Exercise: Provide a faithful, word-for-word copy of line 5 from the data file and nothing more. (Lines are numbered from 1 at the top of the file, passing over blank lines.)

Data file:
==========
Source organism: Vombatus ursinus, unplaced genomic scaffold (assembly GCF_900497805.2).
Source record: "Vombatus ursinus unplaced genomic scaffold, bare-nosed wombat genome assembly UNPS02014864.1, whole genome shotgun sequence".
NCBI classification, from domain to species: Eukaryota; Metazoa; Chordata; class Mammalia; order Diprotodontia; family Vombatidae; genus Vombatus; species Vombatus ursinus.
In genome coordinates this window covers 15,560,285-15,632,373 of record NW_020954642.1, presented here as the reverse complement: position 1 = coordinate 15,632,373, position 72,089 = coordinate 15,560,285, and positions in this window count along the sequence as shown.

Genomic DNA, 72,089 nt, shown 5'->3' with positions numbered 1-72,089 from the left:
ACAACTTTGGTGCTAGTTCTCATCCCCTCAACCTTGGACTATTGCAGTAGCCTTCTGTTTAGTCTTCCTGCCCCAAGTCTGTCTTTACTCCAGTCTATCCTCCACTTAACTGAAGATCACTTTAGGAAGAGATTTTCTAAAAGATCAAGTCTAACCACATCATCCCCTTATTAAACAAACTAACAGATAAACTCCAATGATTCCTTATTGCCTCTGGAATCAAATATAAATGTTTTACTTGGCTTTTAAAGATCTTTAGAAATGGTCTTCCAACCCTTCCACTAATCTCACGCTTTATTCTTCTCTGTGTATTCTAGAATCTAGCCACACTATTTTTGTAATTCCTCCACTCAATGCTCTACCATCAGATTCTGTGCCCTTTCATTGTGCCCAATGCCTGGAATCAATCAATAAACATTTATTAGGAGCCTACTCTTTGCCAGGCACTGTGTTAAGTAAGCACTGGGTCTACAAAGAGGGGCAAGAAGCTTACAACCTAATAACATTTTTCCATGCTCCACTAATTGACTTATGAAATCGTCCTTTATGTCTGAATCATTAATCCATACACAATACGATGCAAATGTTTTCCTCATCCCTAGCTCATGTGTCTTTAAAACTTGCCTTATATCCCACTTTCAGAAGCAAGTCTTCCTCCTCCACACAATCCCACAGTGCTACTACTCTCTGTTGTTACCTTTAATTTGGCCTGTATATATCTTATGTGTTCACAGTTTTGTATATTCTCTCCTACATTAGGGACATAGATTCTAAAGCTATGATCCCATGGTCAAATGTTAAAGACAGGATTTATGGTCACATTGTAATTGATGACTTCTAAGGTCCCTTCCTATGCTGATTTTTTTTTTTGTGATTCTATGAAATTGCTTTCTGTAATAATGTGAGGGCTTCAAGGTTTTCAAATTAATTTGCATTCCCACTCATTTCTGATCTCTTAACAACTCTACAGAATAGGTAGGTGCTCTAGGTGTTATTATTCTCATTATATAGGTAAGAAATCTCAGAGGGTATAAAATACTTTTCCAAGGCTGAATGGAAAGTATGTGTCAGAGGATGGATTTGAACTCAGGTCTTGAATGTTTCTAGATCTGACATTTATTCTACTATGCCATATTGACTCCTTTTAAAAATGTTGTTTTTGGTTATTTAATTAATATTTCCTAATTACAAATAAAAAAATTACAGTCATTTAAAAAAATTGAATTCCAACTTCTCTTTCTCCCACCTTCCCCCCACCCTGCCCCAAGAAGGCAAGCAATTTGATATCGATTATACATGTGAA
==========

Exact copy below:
Genomic DNA, 72,089 nt, shown 5'->3' with positions numbered 1-72,089 from the left: